I'm planning a trip from La Paz to Patamanta first, then to Tuni, probably will stay the night in Tuni.

I'm not planning the multiple day trekking in Condoriri, but the Laguna Tuni looks amazing.

I prefer not to take a tour from La Paz because, after Tuni, I decided to go to Lake Titikaka. From Tuni, I think it's faster to go back to Patamamta, then to Copacabana.

The question is:

Are there regular buses from La Paz to Patamanta. There are a lot of buses from La Paz to Cobacabana, will they stop in Patamanta? From Patamanta can I find a taxi to Tuni?

1 Answer 1


While you've asked four separate questions, they're all related: how to get around in Bolivia. Bolivia is fabulously varied, with its rainforest, desert, and mountains. However, the country's rugged terrain and poor transportation infrastructure present challenges of getting around on the whole. So, here are suggestions on resources that you may find more helpful than asking your questions piecemeal.

As you look for ways to travel around the country, you might start with Rome2Rio: when no public transportation shows up in the search results, very likely it isn't a option. Move on to other alternatives.

There are also great guides with a wealth of information:

The always reliable Rough Guides offers this summary:

Bolivia’s topography, size and lack of basic infrastructure means that getting around is often a challenge. The majority of Bolivia’s road network is unpaved, and most main roads are in a poor condition. However, travelling through the country’s varied and stunning landscapes is also one of the most enjoyable aspects of a visit to Bolivia, and the pleasure of many places lies as much in the getting there as in the destination itself.

Most Bolivians travel by bus, as these go pretty much everywhere and are extremely good value. When there are no buses, they often travel on camiones (lorries), which are slower, much less comfortable and only slightly cheaper, but often go to places no other transport reaches. The much-reduced train network covers only a small fraction of the country, but offers a generally more comfortable and sedate (though not necessarily faster or more reliable) service. In parts of the Amazon lowlands river boats are still the main means of getting around.

Lonely Planet gives additional insight into local transport and some adventurous possibilities:


Prior to today's expansive bus network, camiónes (trucks) were often the only way for travelers to venture off the beaten track. These days, in the more populated areas you might consider a camión trip more for the novelty value than necessity; it is how many campesinos (subsistence farmers) choose to travel.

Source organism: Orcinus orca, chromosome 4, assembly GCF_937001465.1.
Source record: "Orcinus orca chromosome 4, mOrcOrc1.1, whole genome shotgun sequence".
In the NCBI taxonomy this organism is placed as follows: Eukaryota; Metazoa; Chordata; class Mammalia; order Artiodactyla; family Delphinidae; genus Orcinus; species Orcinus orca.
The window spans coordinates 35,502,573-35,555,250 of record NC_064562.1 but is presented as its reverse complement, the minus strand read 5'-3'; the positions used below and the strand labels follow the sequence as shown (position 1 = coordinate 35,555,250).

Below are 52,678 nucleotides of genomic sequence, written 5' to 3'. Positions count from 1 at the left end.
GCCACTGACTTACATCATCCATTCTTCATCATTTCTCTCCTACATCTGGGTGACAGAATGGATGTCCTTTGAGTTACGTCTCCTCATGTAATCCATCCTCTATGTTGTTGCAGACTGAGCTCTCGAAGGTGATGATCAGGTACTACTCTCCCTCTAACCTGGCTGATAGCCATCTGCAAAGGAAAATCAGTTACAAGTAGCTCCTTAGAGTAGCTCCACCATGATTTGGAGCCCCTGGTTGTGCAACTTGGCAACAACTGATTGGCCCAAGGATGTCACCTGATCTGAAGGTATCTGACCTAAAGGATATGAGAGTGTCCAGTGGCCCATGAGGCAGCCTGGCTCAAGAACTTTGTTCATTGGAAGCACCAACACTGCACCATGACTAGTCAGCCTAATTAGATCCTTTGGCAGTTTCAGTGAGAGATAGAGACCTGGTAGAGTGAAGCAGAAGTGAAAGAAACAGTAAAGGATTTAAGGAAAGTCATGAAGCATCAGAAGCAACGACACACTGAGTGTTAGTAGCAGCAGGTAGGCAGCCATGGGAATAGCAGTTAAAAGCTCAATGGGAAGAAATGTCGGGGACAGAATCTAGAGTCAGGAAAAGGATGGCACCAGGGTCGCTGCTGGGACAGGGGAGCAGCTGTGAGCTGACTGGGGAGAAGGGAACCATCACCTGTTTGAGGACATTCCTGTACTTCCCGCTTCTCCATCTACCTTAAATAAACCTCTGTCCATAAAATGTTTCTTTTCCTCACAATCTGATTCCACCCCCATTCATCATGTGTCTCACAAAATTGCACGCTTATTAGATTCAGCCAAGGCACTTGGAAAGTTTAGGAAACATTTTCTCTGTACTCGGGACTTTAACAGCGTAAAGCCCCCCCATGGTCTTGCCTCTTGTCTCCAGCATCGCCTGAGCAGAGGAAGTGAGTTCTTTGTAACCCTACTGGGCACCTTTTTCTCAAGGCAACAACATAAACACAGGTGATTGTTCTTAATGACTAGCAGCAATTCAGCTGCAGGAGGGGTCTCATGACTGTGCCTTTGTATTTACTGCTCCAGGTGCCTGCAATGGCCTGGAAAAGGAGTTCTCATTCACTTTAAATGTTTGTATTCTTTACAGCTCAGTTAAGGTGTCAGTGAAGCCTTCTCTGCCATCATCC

Camiones generally cost about half of the bus fare. You’ll need time and a strong constitution, as travel can be excruciatingly slow and rough, depending on the cargo and number of passengers. A major plus is the raw experience, including the best views of the countryside.

On any camión trip, especially in the highlands by day or night, be sure to take plenty of warm clothing as night temperatures can plunge below freezing and at best they can be chilly.

To get on a camión, wait on the side of the road and flag it down as it passes.

Micros, Minibuses & Trufis

Micros (half-size buses) are used in larger cities and are Bolivia’s least expensive form of public transport. They follow set routes, with the route numbers or letters usually marked on a placard behind the windshield. There is also often a description of the route, including the streets taken to reach the end of the line. They can be hailed anywhere along their route, though bus stops are starting to pop up in some bigger cities. When you want to disembark, move toward the front and tell the driver or assistant where you want them to stop.

Minibuses and trufis (which may be cars, vans or minibuses), also known as rapiditos or colectivos, are prevalent in larger towns and cities, and follow set routes that are numbered and described on placards. They are always cheaper than taxis and nearly as convenient if you can get the hang of them. As with micros, you can board or alight anywhere along their route.

And, as shared in response to your earlier question, expats Brig and Dan Bolivian Life offer first-hand tips on getting around the country:

An adventure in itself, navigating Bolivia’s rugged topography can leave even professional travelers reeling. Public transport throughout the country, while generally safe, can be tricky and unreliable, not to mention eventful. Because timetables in Bolivia aren’t available online and many bus terminal staff don’t speak English, acquiring information on how to reach your next destination can be difficult. Departure and arrival times change without notice and ticket prices don’t always reflect quality.

Also, many of Bolivia’s roads are still unpaved, making traveling between cities, long, tumultuous and bumpy. It’s not unusual for ground transportation to be delayed by protests leaving travelers stranded for days on end. The unpredictable rainy season can also impact the best-laid travel plans, especially in the eastern plains of Bolivia where roads are known to get washed out.

Despite these inconveniences, there are many positives to traveling by local transportation in Bolivia. Firstly, travel is incredibly cheap and unlike most western countries, taking a taxi is a completely affordable option. Secondly, taking the bus is a great way to experience Bolivia’s unique landscapes. Being forced to sit back and soak in awe-inspiring views for hours on end is a true blessing in disguise. Finally, traveling by public transport allows you to experience the friendliness of the Bolivian people. It’s very common for locals to smile and say “buen dia” when boarding the bus; a refreshing custom in a manic world.

Tener una gran aventura en la magnífica Bolivia !

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